Archive: I Know It’s Inaccurate Nonsense, But I Loved Anonymous


Anonymous tells a ‘what if?’ story about Shakespeare. Apparently he didn’t write his plays. They were authored by the Earl of Oxford (Rhys Ifans), and Shakespeare (Rafe Spall) was actually a stupid promiscuous and gullible idiot who was paid to put his name to them. The plays and poems were then all proof-read and edited by Sophie Kinsella, who arrived in Elizabethan London via a time-machine made out of winegums. Once the plays were completed, they were staged underwater in the Thames while the very damp audience members were served crepes made by an inordinately pissed Nigella Lawson.

Ok, I think I may have gone a bit over-the-top in my description of the plot, but the story really is ludicrous. It completely blows apart accepted understandings of British history, and portrays Queen Elizabeth I (Vanessa Redgrave) as a sex-loving incestuous madwoman.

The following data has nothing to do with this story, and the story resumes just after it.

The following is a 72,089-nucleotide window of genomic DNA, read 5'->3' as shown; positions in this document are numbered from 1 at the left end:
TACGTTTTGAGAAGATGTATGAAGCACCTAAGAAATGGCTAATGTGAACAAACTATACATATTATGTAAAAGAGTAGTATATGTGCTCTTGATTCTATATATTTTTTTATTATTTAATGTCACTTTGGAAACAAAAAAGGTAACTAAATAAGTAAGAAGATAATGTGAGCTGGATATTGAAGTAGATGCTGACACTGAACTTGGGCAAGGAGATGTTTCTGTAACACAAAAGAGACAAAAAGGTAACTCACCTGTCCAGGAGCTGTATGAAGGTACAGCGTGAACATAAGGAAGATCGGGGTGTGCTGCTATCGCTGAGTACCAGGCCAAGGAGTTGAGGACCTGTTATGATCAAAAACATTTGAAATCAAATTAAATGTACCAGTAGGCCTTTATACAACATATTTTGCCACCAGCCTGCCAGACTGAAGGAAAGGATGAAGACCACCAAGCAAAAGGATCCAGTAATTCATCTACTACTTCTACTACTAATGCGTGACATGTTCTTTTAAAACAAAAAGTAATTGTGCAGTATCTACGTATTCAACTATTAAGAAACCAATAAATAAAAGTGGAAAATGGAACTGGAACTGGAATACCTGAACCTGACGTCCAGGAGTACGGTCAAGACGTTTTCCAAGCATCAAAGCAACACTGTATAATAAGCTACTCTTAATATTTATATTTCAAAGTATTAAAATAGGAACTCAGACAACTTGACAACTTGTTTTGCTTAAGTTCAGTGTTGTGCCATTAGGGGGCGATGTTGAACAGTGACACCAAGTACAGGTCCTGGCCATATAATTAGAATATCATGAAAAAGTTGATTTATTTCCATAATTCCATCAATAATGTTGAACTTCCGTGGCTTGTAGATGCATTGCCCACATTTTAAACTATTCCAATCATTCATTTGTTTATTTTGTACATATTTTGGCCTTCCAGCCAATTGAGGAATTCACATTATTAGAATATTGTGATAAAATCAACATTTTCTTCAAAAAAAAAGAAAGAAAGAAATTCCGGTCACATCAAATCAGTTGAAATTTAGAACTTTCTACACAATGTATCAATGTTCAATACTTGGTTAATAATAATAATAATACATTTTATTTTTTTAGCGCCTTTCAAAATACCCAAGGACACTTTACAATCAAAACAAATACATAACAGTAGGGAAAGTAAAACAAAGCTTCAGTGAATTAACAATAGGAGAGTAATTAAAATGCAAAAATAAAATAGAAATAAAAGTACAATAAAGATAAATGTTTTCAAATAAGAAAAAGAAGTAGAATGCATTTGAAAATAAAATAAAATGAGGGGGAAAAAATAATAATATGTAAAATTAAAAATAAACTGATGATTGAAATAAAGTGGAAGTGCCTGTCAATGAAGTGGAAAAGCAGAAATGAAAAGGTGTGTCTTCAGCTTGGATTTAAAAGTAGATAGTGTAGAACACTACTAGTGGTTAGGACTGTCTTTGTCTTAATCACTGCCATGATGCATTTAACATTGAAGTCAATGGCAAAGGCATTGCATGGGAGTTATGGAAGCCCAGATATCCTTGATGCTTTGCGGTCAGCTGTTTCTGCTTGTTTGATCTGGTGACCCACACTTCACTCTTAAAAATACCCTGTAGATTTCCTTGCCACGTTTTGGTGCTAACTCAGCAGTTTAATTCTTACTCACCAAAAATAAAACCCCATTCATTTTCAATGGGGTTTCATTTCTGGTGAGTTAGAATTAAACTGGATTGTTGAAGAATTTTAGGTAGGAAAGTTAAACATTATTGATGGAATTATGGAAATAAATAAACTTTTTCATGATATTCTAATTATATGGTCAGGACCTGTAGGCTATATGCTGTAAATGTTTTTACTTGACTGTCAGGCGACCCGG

Some may take offence to its shameless lack of respect towards fact, but I loved it. Roland Emerich, famous for his disaster movies such as The Day After Tomorrow and 2012, turns out to be a superb director of period drama. Everything is beautifully put together, and he brings out some great performances in the wonderful cast.

The plot may be utter nonsense, but it’s supremely enjoyable nonsense, and frequently gorgeous to behold. I’d now love to see Emmerich take on one of Shakespeare’s plays. Or perhaps a Dickens novel, or a Jane Austen (providing he remains faithful). His approach to directing drama is exquisite.

Anonymous (2011), directed by Roland Emmerich, is released on blu-ray disc and DVD in the UK by Sony Pictures, Certificate 12. 


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Second year BA Film & English Student. Watches too many films and enjoys good novels.

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